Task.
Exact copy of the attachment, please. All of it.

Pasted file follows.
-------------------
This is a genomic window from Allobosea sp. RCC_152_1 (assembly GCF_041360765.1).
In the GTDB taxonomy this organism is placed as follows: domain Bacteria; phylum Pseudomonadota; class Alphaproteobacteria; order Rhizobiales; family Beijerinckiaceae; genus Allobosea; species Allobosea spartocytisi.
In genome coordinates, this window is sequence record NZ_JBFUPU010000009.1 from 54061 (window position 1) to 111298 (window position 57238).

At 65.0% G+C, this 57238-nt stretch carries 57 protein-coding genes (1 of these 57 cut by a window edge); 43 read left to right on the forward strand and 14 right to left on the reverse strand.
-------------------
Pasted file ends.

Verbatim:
This is a genomic window from Allobosea sp. RCC_152_1 (assembly GCF_041360765.1).
In the GTDB taxonomy this organism is placed as follows: domain Bacteria; phylum Pseudomonadota; class Alphaproteobacteria; order Rhizobiales; family Beijerinckiaceae; genus Allobosea; species Allobosea spartocytisi.
In genome coordinates, this window is sequence record NZ_JBFUPU010000009.1 from 54061 (window position 1) to 111298 (window position 57238).

At 65.0% G+C, this 57238-nt stretch carries 57 protein-coding genes (1 of these 57 cut by a window edge); 43 read left to right on the forward strand and 14 right to left on the reverse strand.